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George Wells (November 8, 1909 – November 27, 2000) was an American screenwriter and producer, best known for making light comedies and musicals for MGM.

George Wells
Born(1909-11-08)November 8, 1909
DiedNovember 27, 2000(2000-11-27) (aged 91)
OccupationWriter, screenwriter
Years active1946–1973

BiographyEdit

Wells was the son of vaudevillian Billy K. Wells. He studied at New York University, then worked as a writer on radio on programs such as The Jack Pearl Show and Lux Radio Theatre.

Wells joined MGM as a screenwriter in 1943. He stayed there until 1970 when he retired.[1]

His first credit was for The Show-Off (1946), a Red Skelton film. He wrote Good Old Summertime, a biopic of George Evans for Arthur Freed to star Frank Sinatra but it was not made.[2]

He worked on the all-star musical Till the Clouds Roll By (1946) and the Clark Gable comedy The Hucksters (1947). He wrote Merton of the Movies (1947), another movie for Skelton.

Wells' work on Take Me Out to the Ball Game (1949) earned him a Writers Guild Award nomination. He did uncredited work on The Stratton Story (1949) then focused on musicals: Three Little Words (1950), The Toast of New Orleans (1950), Summer Stock (1951), Excuse My Dust (1951), Texas Carnival (1951) and Lovely to Look At (1952).

He also worked on Angels in the Outfield (1951) and It's a Big Country (1952).

ProducerEdit

Wells became a producer with Everything I Have Is Yours (1952). He also produced I Love Melvin (1953) and Dangerous When Wet (1953). In April 1954, he signed a new contract with MGM and produced Jupiter's Darling (1955).[3] This was a big flop and Wells' next film as producer, My Intimate Friend (to star Lana Turner and Ava Gardner), was never made.[4]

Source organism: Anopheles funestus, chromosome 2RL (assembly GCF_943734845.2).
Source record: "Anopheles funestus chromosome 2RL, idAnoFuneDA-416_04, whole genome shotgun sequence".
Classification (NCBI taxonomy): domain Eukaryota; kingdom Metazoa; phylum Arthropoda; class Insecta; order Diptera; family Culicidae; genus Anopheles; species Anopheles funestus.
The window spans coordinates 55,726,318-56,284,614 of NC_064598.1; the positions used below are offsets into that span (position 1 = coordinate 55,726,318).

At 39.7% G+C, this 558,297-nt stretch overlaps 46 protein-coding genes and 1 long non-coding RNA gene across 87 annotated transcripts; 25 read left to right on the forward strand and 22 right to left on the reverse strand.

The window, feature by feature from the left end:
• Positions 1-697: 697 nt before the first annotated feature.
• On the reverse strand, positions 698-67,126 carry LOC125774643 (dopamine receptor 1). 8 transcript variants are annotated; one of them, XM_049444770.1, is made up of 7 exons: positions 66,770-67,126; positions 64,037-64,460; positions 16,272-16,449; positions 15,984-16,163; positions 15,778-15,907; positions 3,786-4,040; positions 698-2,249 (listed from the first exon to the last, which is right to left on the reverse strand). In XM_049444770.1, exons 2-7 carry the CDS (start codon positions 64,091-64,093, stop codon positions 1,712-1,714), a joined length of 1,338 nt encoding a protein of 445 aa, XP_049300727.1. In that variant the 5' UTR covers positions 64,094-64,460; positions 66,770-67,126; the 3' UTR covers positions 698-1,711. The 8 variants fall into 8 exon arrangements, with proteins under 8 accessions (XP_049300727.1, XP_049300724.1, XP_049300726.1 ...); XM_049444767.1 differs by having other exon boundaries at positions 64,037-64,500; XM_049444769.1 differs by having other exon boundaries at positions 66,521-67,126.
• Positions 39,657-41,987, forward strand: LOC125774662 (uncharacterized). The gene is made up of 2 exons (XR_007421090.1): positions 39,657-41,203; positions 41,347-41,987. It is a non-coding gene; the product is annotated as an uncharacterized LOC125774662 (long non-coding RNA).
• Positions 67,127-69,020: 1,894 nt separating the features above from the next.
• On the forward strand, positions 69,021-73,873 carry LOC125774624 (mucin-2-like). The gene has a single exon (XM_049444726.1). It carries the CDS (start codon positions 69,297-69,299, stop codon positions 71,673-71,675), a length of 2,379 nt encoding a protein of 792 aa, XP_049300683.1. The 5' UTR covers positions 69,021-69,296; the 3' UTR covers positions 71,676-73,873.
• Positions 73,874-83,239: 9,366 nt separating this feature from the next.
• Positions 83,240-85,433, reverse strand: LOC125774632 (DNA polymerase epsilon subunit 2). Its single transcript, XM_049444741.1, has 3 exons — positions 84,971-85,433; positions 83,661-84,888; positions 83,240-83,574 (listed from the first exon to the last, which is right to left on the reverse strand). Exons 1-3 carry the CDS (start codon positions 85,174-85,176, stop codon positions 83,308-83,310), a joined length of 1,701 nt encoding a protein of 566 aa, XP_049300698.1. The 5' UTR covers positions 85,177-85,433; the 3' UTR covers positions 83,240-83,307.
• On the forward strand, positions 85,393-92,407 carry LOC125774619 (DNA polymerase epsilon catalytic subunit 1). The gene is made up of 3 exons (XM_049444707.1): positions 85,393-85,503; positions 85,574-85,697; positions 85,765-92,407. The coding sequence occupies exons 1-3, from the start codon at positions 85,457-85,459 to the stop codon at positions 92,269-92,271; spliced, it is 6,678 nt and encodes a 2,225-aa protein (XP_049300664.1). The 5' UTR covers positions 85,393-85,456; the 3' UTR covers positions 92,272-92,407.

Wells went back to being a writer only.

Later careerEdit

Wells had a big hit with Don't Go Near the Water (1957). His work on Designing Woman (1957) earned him an Oscar nomination.

Party Girl (1958) was a change of pace, a film noir. After that Wells focused on comedies: Ask Any Girl (1959), The Gazebo (1959), Where the Boys Are (1960), The Honeymoon Machine (1961), The Horizontal Lieutenant (1962), Penelope (1966), Three Bites of the Apple (1967), and The Impossible Years (1968).

He wrote an adaptation of Rip Van Winkle for George Pal in 1967 but it was never made.[5]

He left MGM in 1970 and wrote Cover Me Babe (1970) and the TV movie The Fabulous Doctor Fable (1973).

In 1982 he published the novel Taurus.

He died at Newport Beach on 27 November 2000. His first wife Ruth died in 1987. He was survived by his second wife Mary, two children, and three grandchildren.

AwardsEdit

With co-writer Harry Tugend, Wells was nominated for the 1950 Writers Guild of America Award in the category of Best Written American Musical for Take Me Out to the Ball Game. They lost to Betty Comden and Adolph Green, for On the Town. He won the Academy Award for Best Original Screenplay for Designing Woman.[citation needed]

Select filmographyEdit

ReferencesEdit

  1. ^ "George Wells; Won Oscar for 'Designing Woman'". Los Angeles Times. 7 December 2000.
  2. ^ Special to The New York Times. (1946, Aug 31). M-G-M PLANS TO DO FILM ON MINSPREL. New York Times (1923-Current File) Retrieved from https://search.proquest.com/docview/107718975
  3. ^ MOVIELAND BRIEFS Los Angeles Times (1923-Current File); Los Angeles, Calif. [Los Angeles, Calif]20 Apr 1954: B7.
  4. ^ Schallert, E. (1954, Oct 02). 'Magic fire' swinging into high, great jazz festival put on slate. Los Angeles Times (1923-Current File) Retrieved from https://search.proquest.com/docview/166679998
  5. ^ MOVIE CALL SHEET: No 'Mr. Chips' for Burton Martin, Betty. Los Angeles Times (1923-Current File); Los Angeles, Calif. [Los Angeles, Calif]16 Nov 1966: e18.

External linksEdit